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Claire Wahmanholm’s book, Redmouth, is grief-stricken. But how does the poet make grief so beautiful? Who knew the language of grief could be stricken itself with the language of beauty? Here the deer have disappeared but when the speaker closes her eyes, she “can see them/licking the coats of their fawns, anchoring/their spots to their fur to their bodies to the forest floor.” There’s simply no doubt that Wahmanholm is a poet because language is the center of all of her work, whether it is describing a decayed world where “mountains have unraveled into sand” to the stripping away and lifting out of language in the equally stunning erasures sprinkled throughout this book. Yes, darkness razors across these poems, but what comes out of the experience of reading is beauty. I don’t know many poets today who can write such beauty into such devastation: “The children’s hair lies dewy on the hillocks of their heads/until shreds like cornsilk come off in the breeze.” Gorgeously rendered, devastatingly stunning.
Claire Wahmanholm’s Redmouth is singing. In these poems, Wahmanholm again and again proves that music intensifies not only emotions, but also ideas: “I carried a groan in my throat. Mostly it sat silent, but at night / I untethered it note by note. It pillared above me in the dark, / curling into the shape of a dog, a horse, a goat. It made a moat around me.” This is a poetry of the greatest skill; this is a book that could make a person who had never cared for poetry before want to write it.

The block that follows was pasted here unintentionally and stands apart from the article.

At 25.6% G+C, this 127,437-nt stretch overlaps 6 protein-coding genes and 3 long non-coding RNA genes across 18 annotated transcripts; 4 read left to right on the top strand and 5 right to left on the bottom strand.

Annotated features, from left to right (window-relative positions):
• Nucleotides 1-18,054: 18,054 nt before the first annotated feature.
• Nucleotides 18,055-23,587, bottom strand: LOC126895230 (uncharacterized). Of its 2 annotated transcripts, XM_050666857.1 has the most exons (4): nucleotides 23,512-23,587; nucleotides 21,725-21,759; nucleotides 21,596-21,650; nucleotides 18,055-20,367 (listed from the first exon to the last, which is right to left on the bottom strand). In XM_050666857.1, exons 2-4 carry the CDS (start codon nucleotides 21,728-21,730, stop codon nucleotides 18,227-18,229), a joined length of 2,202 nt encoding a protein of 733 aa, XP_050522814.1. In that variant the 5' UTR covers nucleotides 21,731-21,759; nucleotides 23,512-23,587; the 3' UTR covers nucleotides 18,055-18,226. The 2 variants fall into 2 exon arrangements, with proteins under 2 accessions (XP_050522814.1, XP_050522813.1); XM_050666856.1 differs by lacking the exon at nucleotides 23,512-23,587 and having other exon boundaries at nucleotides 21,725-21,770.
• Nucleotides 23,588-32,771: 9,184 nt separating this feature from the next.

Claire Wahmanholm’s Redmouth is a book of lush privacies, of “lamb-lioned” promises (the sort that grief makes, always disingenuously). “The doe [is] a torch in the garden,” she writes at one point—or excavates, in one of a series of bravura erasures. Wahmanholm is the purest of lyric poets, if purity can be reconciled with the creaturely—which is, perhaps, the work that Redmouth most aspires to. Each poem here is a small, glittering emblem commemorating that effort.
“Let all/ Headlong fall from this/ song,” Claire Wahmanholm urges in her prophetic and sonically-lush second collection of poems, Redmouth, which blooms — singing — out of the void. As the poet brings us to “the nightside/ of the heart,” words whirl into worlds, from sunrise’s “quartz-cold tongue” to a beloved’s absence, which “clings to the undersides of leaves like chrysalides.” There are disappearances in this book: the names of what we love most are driven “to the edge of a cliff” and the author even imagines molting from her own name, eating it, “crushing that sorrow gently into my jaws.” But there are also risings from the darkness, from a world left fallow: “If of sunflowers.”